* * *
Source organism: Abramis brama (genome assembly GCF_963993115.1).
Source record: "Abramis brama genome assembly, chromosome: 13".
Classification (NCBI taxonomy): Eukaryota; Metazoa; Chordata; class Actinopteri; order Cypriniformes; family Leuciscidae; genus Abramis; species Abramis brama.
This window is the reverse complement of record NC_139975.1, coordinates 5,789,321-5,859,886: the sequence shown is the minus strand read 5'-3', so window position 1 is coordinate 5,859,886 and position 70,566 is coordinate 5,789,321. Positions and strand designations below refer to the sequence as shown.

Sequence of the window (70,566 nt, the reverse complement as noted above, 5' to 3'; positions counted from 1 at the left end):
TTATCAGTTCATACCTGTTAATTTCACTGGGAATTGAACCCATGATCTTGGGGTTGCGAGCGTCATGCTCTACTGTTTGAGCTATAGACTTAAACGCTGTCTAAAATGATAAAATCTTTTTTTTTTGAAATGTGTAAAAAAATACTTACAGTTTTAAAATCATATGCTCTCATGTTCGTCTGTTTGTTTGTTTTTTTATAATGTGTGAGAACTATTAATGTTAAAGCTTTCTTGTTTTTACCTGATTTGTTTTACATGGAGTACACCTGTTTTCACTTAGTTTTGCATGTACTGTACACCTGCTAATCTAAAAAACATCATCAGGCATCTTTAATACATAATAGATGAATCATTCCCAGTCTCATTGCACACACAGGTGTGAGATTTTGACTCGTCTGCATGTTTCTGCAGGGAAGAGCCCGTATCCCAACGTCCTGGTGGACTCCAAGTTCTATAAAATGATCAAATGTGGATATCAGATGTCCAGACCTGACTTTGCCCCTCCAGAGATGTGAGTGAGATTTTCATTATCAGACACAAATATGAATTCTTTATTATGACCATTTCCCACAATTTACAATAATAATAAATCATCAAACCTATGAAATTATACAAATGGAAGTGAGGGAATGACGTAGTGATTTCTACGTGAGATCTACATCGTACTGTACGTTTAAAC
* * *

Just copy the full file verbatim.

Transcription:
Source organism: Abramis brama (genome assembly GCF_963993115.1).
Source record: "Abramis brama genome assembly, chromosome: 13".
Classification (NCBI taxonomy): Eukaryota; Metazoa; Chordata; class Actinopteri; order Cypriniformes; family Leuciscidae; genus Abramis; species Abramis brama.
This window is the reverse complement of record NC_139975.1, coordinates 5,789,321-5,859,886: the sequence shown is the minus strand read 5'-3', so window position 1 is coordinate 5,859,886 and position 70,566 is coordinate 5,789,321. Positions and strand designations below refer to the sequence as shown.

Sequence of the window (70,566 nt, the reverse complement as noted above, 5' to 3'; positions counted from 1 at the left end):
TTATCAGTTCATACCTGTTAATTTCACTGGGAATTGAACCCATGATCTTGGGGTTGCGAGCGTCATGCTCTACTGTTTGAGCTATAGACTTAAACGCTGTCTAAAATGATAAAATCTTTTTTTTTTGAAATGTGTAAAAAAATACTTACAGTTTTAAAATCATATGCTCTCATGTTCGTCTGTTTGTTTGTTTTTTTATAATGTGTGAGAACTATTAATGTTAAAGCTTTCTTGTTTTTACCTGATTTGTTTTACATGGAGTACACCTGTTTTCACTTAGTTTTGCATGTACTGTACACCTGCTAATCTAAAAAACATCATCAGGCATCTTTAATACATAATAGATGAATCATTCCCAGTCTCATTGCACACACAGGTGTGAGATTTTGACTCGTCTGCATGTTTCTGCAGGGAAGAGCCCGTATCCCAACGTCCTGGTGGACTCCAAGTTCTATAAAATGATCAAATGTGGATATCAGATGTCCAGACCTGACTTTGCCCCTCCAGAGATGTGAGTGAGATTTTCATTATCAGACACAAATATGAATTCTTTATTATGACCATTTCCCACAATTTACAATAATAATAAATCATCAAACCTATGAAATTATACAAATGGAAGTGAGGGAATGACGTAGTGATTTCTACGTGAGATCTACATCGTACTGTACGTTTAAAC